Unfortunately, what appears to be a blown run-fit by one of IU’s best defensive players kept the drive alive. Wake ran a simple inside zone-read, a play they ran over and over against IU. The Wake linemen stepped to their left, the back started towards the line at a diagonal from right to left, while Wolford had the option of pulling the ball and running right. In total, Wake had six blockers available, and IU, with Marcelino Ball blitzing, had seven defenders in the box. So the numbers favored IU. Now watch the play:
One of the goals of an offensive lineman on an inside zone play is creating vertical displacement along the defensive line – essentially, pushing the defensive line back. This creates cut-back lanes. Here, DE Greg Gooch was knocked off the line a few yards by the backside tackle. Still, Gooch more or less maintained his gap responsibility, between the tackle and guard. Likewise, weakside LB Tegray Scales didn’t quite attack the line of scrimmage like you might prefer, but he closed his gap between the backside guard and the center. The blitzing Marcelino Ball drew the block of the H-back, but still maintained outside leverage and was well-positioned to stuff Wolford if he opted to keep.
My strong suspicion is that Marcus Oliver is the problem here. Based on how he moved left at the snap and how Gooch slanted inside, I believe Oliver was responsible for the gap between the tackle and H-back. Oliver’s movement indicates he was concerned about Wolford keeping and moved too far outside, leaving a hole to the inside that Colburn hits on his way to a big gain. There was no one to block Oliver, but Wolford’s earlier success on the zone-read, and Oliver’s anticipation of the keep took him out of the play. If Oliver stays inside and fills his gap, it is very likely he makes the stop short of the 1st down. Instead, Wake picked up that key first 1st down of a drive and away they went.
One Key Series, 2nd Half Edition
The other particularly damaging drive came at the end of the 3rd quarter, right after IU cut Wake’s lead to 6 at 27-21. A stop of any kind would have kept IU’s momentum going. A turnover would have built that momentum in a major way. Sure enough, John Wolford gave IU an opportunity for an interception on the first play of the drive:
Safety Tony Fields’ coverage on Wake TE Cam Serigne was good, and Wolford’s throw wasn’t. Perhaps Tony found the ball just an instant too late and that prevented him from getting his other hand to the ball. If he catches it, IU takes over at its own 40, poised for another scoring drive.[ref] Or maybe another interception, to be fair.[/ref] As it was, Wake kept the ball…and started the Great Penalty March. Obviously, it’s completely unfair to blame Tony Fields for the rest of that drive, but man, that was a chance to make a play.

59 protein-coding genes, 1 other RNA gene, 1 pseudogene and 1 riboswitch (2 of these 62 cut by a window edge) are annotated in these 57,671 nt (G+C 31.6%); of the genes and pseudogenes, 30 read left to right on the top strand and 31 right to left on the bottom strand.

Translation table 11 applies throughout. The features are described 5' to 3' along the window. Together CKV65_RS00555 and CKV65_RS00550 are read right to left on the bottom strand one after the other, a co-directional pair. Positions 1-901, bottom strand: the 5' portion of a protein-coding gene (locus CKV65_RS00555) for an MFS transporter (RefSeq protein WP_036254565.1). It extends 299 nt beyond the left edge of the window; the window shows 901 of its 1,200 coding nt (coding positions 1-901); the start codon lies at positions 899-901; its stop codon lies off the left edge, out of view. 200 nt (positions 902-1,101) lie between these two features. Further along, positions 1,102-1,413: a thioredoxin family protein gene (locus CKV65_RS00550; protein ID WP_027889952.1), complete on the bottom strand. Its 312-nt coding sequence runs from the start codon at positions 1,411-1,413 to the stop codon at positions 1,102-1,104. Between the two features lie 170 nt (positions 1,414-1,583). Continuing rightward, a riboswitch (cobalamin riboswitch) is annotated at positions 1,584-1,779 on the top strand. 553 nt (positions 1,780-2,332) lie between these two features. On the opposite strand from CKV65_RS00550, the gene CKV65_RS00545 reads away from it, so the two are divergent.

Back to those penalties. Holy hell. On Wake’s 12 non-penalty plays on the drive, they gained 30 yards. Five of the 12 gained 1 or fewer yards. That’s pretty good defense. But of course, Wake also picked up 45 yards on 4 penalties – and that doesn’t even tell the whole story. A sack resulting in a 15-yard loss turned into a 15-yard gain on a facemask that absolutely would have been of the 5-yard non-intentional variety under the old NFL rule. A rough, rough, 30-yard swing[ref] It’s not clear to me that a facemask like that shouldn’t be a spot foul. On offense, a holding call 30 yards downfield doesn’t take the ball back to the original line of scrimmage and then subtract 10 yards. It’s from the spot of the foul. Someone explain this to me.[/ref]
Incredibly, it’s possible that wasn’t the most damaging penalty on the drive. That award could go to a questionable defensive holding penalty on A’Shon Riggins that turned what would have been an incompletion leading to 4th and 15 into a 1st and 10 inside the IU 30.
Statistically, penalties rarely have the impact that fans think they do. In this particular game and in this particular drive, penalties had a major impact.
(In the interest of fairness, I should note that Tegray Scales could easily have been called for targeting on a hit on Wolford during this drive. It wasn’t really a bad hit – and I think he narrowly avoided helmet-to-helmet contact – but I’ve seen much less called as targeting over the past few seasons. So it’s not like the refs didn’t throw IU the occasional bone here.)
And Finally, Some CHARTS
Takeaway: Lots of blitzing (including IU’s first 6-man pressure of the season) and a decent amount of pressures, with 9 on 34 dropbacks. The “blitz/pressure %” is new to my charts and, as you might expect, it measures the percentage of blitzes that resulted in a “pressure,” a hurry, QB hit or sack.
Takeaway: Coach Allen got a little more multiple in his blitzing in this one, with seven different types (at least). For the first time under Allen, both linebackers blitzed at the same time, a frequent Brian Knorr blitz. Also, Allen brought a safety on a blitz for the first time this season.
Takeaway: Scales leads the way in pressures, while IU’s defensive ends are still struggling a bit in this regard, with only three pressures.
Takeaway: That doesn’t look like the passing chart of a winning quarterback…except for the fact that it doesn’t include any “INTs”.
Takeaway: Missed tackles weren’t much of a problem against Wake.
Takeaway: Wake doesn’t like to run outside. And IU wasn’t bad, but as discussed above, a few key mistakes accounted for Wake’s limited rushing success.